Roberts and Kitchener in South Africa
After three military defeats in a week in South Africa in late 1900, two military heroes – Field Marshal Lord Roberts and Major General Lord Kitchener – were sent to replace the beleaguered General Sir Redvers Buller. This study of a spectacularly successful military partnership describes how, within weeks, Roberts and Kitchener had raised morale, reorganized their forces and transformed the war; but also how the relief of Kimberley and Ladysmith and the defeat of Boer forces sometimes involved less than heroic tactics.
The Real Hornblower
The Life and Times of Admiral Sir James Gordon GCB
Having first spotted parallels between the naval campaigns of Sir James Gordon (1782–1869) and Horatio Hornblower on the Potomac River in 1812, Bryan Perrett went on to write this biography of Gordon and his remarkable 75 years in the Royal Navy.
The Killing Fields of Scotland
AD83 to 1746
Beginning with the Roman occupation, Roy Pugh examines the battles that took place on Scottish soil between Mons Graupius in 83 CE and Culloden in 1746. As well as describing the engagements, with maps of the major battlefields, Pugh provides the political and cultural background to each period of conflict, among them the three phases of the Wars of Independence from 1296 to 1560; the Rough Wooing and Mary, Queen of Scots; the 'Killing Time' (1666–1688); and the Jacobite Rebellions.
The Persian Invasions of Greece
The massive invasion of Greece by Darius I in 490 BCE ended in failure at the battle of Marathon; when his successor, Xerxes, led a second expedition ten years later, the Persian force was again driven back following the battles of Thermopylae, Salamis and Plataea. Keaveney combines ancient sources and modern scholarship to explain the reasons for the enmity between the two civilizations and to analyse the events of these pivotal campaigns from both Greek and Persian perspectives.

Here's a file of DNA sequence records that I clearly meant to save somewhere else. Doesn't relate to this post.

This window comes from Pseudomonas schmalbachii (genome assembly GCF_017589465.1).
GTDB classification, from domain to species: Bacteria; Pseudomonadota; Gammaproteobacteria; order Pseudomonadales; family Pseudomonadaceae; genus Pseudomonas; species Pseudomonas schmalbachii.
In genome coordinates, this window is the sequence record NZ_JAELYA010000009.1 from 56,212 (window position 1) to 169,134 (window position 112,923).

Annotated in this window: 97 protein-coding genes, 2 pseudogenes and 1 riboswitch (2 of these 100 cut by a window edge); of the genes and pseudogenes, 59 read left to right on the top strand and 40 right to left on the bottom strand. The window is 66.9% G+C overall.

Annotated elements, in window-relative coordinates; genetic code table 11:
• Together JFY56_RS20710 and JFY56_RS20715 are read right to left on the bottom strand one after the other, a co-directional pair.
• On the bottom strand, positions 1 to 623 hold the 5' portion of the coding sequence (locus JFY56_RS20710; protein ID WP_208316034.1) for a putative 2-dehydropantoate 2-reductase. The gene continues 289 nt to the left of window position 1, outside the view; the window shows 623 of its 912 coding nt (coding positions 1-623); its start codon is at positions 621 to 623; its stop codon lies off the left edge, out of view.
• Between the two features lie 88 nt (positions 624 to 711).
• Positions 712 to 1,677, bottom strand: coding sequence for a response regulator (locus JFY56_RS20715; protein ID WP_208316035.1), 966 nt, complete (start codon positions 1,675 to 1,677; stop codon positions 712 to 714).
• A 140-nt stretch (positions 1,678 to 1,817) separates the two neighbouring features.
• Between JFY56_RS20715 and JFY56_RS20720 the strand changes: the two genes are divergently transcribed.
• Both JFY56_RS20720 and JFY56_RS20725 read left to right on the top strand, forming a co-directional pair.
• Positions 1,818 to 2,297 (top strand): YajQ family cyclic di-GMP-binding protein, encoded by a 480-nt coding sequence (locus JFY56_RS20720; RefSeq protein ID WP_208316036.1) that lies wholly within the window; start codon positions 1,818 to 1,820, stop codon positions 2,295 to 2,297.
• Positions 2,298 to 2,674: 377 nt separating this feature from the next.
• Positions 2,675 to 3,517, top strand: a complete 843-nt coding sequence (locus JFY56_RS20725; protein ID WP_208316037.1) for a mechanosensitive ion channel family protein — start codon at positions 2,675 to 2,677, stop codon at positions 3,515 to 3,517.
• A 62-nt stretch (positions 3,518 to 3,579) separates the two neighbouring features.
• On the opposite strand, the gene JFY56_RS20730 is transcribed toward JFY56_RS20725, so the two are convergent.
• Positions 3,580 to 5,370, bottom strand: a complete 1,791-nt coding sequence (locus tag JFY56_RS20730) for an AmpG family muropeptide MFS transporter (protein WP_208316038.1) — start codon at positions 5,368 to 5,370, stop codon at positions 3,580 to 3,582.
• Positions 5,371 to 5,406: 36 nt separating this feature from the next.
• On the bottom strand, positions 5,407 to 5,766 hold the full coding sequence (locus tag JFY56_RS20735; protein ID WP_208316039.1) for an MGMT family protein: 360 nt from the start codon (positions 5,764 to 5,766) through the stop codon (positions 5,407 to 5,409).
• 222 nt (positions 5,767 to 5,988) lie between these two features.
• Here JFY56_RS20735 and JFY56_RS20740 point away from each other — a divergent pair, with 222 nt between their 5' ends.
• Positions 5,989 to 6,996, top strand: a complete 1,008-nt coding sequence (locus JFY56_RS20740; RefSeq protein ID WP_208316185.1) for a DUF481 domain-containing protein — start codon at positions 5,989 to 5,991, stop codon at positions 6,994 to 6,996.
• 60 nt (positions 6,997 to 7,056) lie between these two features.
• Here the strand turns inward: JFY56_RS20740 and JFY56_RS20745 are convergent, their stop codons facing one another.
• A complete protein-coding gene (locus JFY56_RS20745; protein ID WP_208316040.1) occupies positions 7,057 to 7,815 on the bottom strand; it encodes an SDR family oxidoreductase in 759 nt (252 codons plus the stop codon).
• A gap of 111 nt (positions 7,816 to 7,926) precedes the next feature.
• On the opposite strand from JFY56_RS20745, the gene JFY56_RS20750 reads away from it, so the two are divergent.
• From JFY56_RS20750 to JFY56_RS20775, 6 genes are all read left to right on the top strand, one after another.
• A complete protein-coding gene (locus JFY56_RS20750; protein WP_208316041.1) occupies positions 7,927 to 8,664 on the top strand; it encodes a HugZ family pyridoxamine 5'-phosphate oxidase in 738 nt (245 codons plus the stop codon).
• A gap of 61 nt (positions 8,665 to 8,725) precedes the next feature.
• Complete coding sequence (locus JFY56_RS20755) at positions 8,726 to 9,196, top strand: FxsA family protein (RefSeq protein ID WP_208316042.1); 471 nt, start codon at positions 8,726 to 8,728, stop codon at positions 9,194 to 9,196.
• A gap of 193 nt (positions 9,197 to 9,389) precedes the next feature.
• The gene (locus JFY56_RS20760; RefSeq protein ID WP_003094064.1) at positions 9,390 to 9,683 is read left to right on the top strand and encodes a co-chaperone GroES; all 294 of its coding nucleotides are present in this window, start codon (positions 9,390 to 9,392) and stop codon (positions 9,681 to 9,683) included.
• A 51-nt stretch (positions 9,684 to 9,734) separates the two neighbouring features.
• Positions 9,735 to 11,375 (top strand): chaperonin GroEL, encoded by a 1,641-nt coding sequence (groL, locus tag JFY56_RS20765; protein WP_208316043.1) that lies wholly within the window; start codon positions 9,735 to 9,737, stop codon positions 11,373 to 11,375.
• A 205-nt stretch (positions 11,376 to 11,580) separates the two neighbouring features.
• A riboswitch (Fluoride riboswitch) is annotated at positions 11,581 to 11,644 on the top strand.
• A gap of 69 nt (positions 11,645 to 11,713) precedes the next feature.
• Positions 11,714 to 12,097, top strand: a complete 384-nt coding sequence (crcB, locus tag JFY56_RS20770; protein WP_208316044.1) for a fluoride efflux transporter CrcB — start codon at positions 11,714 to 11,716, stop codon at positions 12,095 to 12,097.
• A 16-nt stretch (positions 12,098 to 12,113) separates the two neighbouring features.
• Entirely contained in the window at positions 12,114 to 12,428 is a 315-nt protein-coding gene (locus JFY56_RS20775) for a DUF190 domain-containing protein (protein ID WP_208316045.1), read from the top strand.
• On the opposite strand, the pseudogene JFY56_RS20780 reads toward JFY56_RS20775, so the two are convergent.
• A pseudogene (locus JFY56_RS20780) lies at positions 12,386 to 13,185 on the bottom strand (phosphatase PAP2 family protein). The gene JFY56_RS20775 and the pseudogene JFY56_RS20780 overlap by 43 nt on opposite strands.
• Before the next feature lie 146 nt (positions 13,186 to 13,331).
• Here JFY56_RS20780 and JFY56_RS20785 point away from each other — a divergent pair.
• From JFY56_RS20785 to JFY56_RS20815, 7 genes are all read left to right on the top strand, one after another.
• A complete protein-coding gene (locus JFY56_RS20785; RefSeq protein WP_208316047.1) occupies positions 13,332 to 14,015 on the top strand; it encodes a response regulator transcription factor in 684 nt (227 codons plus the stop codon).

Redcoats Against Napoleon
The 30th Regiment During the Revolutionary and Napoleonic Wars
Giving a fresh perspective on key events between the Siege of Toulon in 1793 and Waterloo in 1815, Divall focuses not on commanders or elite units, but on the ordinary fighting men in the 30th Regiment of the Line.
Wellington Against Junot
The First Invasion of Portugal 1807–1808
Before the great general had been granted his dukedom, Arthur Wellesley achieved success in Portugal defeating Napoleon's trusted general Jean-Andoche Junot at the battles of Roliça and Vimeiro. This detailed account of the campaign examines the personalities and tactics of the opposing commanders, charts the rise of popular resistance to the French in Iberia and the outbreak of guerrilla warfare, and examines the wider implications of these early engagements on the unfolding of the Peninsular War.
The British Soldiers of the Napoleonic Wars
If Wellington valued the rank and file of his army (despite calling them 'the scum of the earth') much of the civilian population had a low opinion of their qualities. This detailed survey of the ordinary soldiers in the British Army of the Napoleonic era draws on contemporary testimony and records to describe the men and their backgrounds, explain the military organization and harsh code of discipline that governed them, and explore their living conditions and place in society.